SALISBURY, NC (WBTV) - Hard hit by the recession, Rowan County has found the path back to prosperity to be more difficult than some of its neighboring counties.
On Wednesday leaders and members of the public came together for the second forum specifically designed to talk about how to fix the problems the county faces.
When you say Rowan County, this is what comes to mind for some: closed factories, locked gates, even the rubble of a manufacturing base, but in some places there is a new vision.
"Right here off of 85 we have a whole new development going in," said Rowan County Commission Chairman Greg Edds. "Dick's Sporting Goods, Kirklands, Hobby Lobby, hotels are coming, three new hotels being built now…we have new manufacturing that's going on that will provide next year 250 jobs and over the next few years that amount will double."
Edds comments represent the kind of success the county needs to see, and the forum held on Wednesday is where some ideas originate to push that vision.
"Economic development is the lifeblood of paying for all the things that we as a community really value," Edds added.
The panel of experts shared "effective and proven strategies" for local economic development at the Community Forum at the Rowan County Agricultural Extension Center, according to the Rowan Chamber.
Members of the panel represented communities similar to Rowan County who have demonstrated success in job growth, industrial recruitment, and infrastructure development.
Topics and panelists included:
"Product Development Models That Work" - Kristin H. Reese, Executive Director, Cleveland County Economic Development Partnership
"Retooling Your Workforce" – Hope Hopkins, Operations Director, Burke Partnership for Economic Development Inc.
"Leveraging Local Assets for Targeted Industry Recruitment" - R. Christopher Plate, Executive Director of Economic Development and Aviation, Monroe-Union County
Ted Abernathy, economic development policy advisor to the Southern Governors' Association and founder of Economic Leadership LLC, was the keynote speaker.
The 2015 forum is the fourth event planned and implemented through the Community Forum Steering Committee. The committee is chaired by Pete Teague, Dixon Hughes Goodman, LLP, and is comprised of representatives from the Gateway Building partners including: Downtown Salisbury, Inc.; Communities in Schools of Rowan County; the Land Trust of Central North Carolina; Rowan County Chamber of Commerce; RowanWORKS Economic Development; and, Salisbury-Rowan Convention and Visitors' Bureau.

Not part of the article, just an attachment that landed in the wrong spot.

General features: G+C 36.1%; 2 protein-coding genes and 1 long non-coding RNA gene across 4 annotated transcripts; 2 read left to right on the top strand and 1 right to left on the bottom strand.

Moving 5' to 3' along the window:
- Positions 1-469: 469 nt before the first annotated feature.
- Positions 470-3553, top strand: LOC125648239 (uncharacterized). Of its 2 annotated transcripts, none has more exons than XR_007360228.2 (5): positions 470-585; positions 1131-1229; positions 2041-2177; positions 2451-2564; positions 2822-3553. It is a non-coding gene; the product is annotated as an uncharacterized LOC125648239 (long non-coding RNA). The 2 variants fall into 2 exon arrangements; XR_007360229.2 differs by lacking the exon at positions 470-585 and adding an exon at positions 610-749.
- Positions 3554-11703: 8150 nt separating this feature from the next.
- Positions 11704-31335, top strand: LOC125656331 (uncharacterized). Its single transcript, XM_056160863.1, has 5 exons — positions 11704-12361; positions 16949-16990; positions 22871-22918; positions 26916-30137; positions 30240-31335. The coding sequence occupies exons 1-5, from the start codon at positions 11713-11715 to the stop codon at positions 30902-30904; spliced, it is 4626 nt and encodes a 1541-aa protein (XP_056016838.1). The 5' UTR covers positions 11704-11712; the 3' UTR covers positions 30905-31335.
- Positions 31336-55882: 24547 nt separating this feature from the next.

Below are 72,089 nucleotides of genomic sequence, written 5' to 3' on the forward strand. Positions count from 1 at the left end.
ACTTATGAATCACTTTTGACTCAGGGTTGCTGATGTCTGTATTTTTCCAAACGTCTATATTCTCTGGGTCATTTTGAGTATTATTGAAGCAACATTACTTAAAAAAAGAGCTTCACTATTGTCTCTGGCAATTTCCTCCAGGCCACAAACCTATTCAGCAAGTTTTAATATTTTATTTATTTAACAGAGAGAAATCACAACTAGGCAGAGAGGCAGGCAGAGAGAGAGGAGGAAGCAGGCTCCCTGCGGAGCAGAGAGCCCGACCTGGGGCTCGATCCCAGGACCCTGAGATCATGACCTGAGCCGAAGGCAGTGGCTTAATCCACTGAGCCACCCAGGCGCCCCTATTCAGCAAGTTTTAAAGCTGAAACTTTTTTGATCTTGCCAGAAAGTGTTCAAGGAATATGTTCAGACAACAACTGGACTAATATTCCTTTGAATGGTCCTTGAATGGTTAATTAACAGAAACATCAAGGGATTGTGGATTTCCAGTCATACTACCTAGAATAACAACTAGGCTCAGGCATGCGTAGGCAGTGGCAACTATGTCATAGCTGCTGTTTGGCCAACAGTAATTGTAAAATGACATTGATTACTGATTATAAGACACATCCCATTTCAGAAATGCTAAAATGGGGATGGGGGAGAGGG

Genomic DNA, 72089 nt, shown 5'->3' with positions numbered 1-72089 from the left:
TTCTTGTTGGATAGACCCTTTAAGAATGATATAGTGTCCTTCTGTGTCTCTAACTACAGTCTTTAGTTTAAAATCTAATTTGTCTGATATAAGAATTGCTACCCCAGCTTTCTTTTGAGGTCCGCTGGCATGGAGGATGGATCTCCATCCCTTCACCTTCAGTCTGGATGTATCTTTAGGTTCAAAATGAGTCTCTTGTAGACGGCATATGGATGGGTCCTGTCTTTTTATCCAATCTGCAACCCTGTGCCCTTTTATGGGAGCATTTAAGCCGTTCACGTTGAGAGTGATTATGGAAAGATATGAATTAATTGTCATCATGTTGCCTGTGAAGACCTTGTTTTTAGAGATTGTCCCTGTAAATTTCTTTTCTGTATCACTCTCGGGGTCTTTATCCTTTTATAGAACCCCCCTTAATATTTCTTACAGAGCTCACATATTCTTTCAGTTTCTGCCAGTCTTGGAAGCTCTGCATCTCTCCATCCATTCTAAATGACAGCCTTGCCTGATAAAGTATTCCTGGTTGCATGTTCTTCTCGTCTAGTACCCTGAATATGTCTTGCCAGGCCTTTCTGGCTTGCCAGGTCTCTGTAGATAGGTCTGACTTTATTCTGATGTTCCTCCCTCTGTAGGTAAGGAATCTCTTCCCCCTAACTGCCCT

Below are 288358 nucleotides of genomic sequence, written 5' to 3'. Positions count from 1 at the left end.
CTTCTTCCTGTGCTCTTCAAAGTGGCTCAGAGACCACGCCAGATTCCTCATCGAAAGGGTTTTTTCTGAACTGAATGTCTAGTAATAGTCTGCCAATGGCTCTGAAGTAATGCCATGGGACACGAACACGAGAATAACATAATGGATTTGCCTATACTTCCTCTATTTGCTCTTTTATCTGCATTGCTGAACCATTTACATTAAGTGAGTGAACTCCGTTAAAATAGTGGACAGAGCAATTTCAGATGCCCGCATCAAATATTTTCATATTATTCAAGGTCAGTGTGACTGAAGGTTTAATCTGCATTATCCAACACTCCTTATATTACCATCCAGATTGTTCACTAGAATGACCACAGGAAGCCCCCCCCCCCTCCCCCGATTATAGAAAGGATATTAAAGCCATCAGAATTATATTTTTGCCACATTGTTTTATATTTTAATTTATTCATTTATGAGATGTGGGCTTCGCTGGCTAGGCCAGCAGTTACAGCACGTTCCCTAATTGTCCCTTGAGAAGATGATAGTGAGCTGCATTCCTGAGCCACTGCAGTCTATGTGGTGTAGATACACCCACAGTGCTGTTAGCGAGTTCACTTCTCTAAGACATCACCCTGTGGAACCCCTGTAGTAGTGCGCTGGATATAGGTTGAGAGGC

The ultimate goal of the Community Forum Project is to facilitate information sharing and discussion to help create a shared vision for Rowan County. The community forum process provides an avenue for Rowan County business and community leaders and private citizens to come together and develop a plan for more positive working relationships among our key community partners.
The Community Forum Steering Committee received financial support in 2014 from the Blanche and Julian Robertson Foundation to further develop the process launched from the first community forum. The initial March 2014 event validated education and economic development as the two primary issues for Rowan County. Subsequent forums in May and September of 2014 centered on the new strategic plan for the Rowan-Salisbury School System and a County-wide Literacy Summit focusing on literacy needs in K-12 and adult populations in our community, according to the press release provided to WBTV.
And during the Wednesday morning forum the experts and others in attendance didn't back away from discussing the challenges.
"Lack of vision and poverty increasing, education results, lack of cooperation, we have not been working together," said local businessman John Leatherman. "You can't solve anything without public buy in, that's my opinion."
One specific example of a challenge faced by Rowan County is the lack of suitable empty buildings, or spec buildings put up by developers. Having such property has been a big success in neighboring Cabarrus County.
"A lot of times a company will look at our area but we may not have the building that they need. We have buildings, but we may not have what they need," said Pete Teague, Chairman of the Steering Committee for the Community Forum. "That's a big issue because you get eliminated pretty quickly if you don't have the place for them to come."
But there are clear advantages that this county offers. On Wednesday they talked about I-85, the Yadkin River, Rowan-Cabarrus Community College, and the county's location.
"The fact that we are near other pretty significant population centers, Charlotte and the Triad, is not a bad thing either," Teague added.
And while the unemployment rate has improved, it still isn't where it should be, according to Teague.
"Our unemployment is lower than it was, but we still have a lot of people looking for jobs, we also have a lot of people who are working but at jobs below what they are capable of."
The hope is that ideas can come from this kind of collaboration to bring new business and better paying jobs to Rowan County. Many in the room pointed to a new spirit of a shared vision among city, county, and school leaders, and hope that will make the county more attractive.